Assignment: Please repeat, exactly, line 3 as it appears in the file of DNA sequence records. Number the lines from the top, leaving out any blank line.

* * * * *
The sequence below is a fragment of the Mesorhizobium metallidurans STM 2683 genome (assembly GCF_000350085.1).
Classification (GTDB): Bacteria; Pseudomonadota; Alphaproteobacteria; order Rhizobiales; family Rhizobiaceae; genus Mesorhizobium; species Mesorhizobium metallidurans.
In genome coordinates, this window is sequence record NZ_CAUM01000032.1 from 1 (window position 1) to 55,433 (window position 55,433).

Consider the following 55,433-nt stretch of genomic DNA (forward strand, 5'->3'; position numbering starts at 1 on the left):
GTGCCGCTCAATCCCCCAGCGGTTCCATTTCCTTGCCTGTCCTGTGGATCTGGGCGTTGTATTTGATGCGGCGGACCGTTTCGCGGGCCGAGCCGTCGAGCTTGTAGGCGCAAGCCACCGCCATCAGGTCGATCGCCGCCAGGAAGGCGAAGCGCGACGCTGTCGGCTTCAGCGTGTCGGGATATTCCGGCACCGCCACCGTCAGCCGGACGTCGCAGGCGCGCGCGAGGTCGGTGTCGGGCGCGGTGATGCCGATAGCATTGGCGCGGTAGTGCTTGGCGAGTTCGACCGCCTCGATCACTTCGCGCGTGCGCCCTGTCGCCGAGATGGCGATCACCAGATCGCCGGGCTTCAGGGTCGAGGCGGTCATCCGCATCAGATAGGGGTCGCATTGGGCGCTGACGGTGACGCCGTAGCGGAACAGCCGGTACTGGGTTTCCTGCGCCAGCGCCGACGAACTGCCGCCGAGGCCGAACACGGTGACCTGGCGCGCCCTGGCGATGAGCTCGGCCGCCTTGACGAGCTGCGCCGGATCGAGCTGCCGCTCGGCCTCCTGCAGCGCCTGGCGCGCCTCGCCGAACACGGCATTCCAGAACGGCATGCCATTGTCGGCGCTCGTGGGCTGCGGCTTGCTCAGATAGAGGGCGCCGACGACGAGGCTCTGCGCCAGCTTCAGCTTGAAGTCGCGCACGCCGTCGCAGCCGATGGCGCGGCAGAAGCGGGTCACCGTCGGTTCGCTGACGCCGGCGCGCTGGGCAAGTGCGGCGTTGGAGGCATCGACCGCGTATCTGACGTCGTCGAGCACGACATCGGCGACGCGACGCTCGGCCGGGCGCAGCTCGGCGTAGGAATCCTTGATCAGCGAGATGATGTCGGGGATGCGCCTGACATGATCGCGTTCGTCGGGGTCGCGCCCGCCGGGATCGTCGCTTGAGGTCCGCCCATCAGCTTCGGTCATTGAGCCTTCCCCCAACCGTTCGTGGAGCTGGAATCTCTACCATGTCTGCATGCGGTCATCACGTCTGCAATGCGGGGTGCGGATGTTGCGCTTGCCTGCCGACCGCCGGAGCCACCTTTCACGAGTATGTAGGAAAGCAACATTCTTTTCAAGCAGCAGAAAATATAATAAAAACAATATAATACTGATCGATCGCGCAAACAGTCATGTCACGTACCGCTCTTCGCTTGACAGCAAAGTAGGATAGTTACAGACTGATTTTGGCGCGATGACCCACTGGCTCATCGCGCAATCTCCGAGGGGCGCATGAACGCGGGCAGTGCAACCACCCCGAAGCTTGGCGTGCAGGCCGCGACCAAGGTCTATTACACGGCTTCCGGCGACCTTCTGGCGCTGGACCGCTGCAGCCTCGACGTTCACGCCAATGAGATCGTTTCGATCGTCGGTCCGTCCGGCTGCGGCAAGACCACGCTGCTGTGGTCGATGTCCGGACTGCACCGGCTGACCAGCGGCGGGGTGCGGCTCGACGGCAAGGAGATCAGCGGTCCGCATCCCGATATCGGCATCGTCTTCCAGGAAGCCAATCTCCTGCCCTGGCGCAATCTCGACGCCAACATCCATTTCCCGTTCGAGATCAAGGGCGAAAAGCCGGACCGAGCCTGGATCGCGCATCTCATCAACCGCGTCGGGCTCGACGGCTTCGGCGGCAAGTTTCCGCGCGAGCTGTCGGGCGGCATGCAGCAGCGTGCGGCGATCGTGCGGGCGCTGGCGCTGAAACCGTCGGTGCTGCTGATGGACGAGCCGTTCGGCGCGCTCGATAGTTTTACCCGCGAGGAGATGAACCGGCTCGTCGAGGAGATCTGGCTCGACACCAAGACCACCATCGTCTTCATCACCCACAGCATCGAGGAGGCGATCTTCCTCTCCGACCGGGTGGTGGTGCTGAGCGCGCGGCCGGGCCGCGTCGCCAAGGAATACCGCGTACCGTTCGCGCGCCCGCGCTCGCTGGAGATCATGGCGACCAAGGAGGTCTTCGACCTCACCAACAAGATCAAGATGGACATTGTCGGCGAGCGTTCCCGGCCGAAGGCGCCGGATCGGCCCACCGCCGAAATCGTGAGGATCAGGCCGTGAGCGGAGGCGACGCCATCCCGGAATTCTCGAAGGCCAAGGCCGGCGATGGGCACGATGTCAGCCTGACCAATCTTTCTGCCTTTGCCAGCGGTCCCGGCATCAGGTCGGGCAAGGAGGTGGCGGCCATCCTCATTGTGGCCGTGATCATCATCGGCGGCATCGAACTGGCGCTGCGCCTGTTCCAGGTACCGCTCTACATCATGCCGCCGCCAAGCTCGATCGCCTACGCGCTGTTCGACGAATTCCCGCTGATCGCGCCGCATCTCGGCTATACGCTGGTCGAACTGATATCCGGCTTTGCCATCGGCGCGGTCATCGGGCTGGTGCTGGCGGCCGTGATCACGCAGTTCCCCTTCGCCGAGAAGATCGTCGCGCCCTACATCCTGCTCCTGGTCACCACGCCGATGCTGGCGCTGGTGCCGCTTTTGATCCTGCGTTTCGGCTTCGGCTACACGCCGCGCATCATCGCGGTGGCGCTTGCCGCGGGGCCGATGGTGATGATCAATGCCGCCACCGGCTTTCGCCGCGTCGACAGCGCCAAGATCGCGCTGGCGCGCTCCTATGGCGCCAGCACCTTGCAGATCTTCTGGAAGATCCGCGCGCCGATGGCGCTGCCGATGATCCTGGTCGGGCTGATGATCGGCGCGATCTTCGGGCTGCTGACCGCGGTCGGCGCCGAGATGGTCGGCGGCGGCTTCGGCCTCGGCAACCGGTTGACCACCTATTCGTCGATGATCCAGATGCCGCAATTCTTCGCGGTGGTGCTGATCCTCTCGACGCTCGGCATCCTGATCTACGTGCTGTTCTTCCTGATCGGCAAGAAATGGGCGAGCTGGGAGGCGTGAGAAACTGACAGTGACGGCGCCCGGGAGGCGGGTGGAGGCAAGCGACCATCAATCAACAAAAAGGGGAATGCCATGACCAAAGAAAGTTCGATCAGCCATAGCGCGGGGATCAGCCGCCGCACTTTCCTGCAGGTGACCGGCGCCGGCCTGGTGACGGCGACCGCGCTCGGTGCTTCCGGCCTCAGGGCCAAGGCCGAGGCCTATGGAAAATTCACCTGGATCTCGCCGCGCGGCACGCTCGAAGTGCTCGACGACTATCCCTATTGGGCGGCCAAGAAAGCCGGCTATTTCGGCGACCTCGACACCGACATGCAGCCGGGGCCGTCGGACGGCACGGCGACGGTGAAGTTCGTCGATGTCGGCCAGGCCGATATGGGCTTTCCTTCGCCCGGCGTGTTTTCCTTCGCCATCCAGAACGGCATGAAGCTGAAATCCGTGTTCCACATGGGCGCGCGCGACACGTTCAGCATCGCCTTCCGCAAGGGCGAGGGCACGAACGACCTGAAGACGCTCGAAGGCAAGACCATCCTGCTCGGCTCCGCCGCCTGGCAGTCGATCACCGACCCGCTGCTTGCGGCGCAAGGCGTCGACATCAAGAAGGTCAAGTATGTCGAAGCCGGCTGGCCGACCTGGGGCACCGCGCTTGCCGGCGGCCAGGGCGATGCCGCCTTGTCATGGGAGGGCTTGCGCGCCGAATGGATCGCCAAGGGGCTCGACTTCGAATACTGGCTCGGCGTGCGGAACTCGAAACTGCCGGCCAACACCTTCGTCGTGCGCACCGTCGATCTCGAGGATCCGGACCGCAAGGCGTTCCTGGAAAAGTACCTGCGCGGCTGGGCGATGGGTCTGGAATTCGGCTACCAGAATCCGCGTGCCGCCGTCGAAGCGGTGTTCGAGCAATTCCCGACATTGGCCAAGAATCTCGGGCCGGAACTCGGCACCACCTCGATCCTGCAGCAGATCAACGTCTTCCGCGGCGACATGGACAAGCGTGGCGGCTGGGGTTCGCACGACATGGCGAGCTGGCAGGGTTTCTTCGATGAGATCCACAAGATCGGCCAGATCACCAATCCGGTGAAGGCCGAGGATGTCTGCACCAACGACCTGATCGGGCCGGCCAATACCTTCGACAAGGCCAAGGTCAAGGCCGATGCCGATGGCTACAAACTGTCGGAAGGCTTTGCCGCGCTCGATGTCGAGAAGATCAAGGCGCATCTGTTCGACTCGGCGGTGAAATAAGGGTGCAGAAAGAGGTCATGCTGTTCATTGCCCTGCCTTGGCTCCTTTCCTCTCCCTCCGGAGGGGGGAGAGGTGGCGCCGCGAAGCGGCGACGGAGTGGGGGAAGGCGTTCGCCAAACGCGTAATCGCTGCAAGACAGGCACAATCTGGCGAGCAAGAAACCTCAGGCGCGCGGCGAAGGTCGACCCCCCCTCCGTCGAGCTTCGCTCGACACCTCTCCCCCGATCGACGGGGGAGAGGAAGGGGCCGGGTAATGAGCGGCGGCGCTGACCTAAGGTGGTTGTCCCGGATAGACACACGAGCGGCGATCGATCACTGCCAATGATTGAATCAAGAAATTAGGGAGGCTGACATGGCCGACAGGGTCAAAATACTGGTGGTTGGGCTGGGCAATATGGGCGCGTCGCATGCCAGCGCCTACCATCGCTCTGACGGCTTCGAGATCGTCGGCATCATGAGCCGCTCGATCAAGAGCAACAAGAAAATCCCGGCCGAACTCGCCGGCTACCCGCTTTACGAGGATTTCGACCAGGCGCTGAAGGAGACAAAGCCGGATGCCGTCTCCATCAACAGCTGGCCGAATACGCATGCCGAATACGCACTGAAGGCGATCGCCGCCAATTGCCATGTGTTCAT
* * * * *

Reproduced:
In genome coordinates, this window is sequence record NZ_CAUM01000032.1 from 1 (window position 1) to 55,433 (window position 55,433).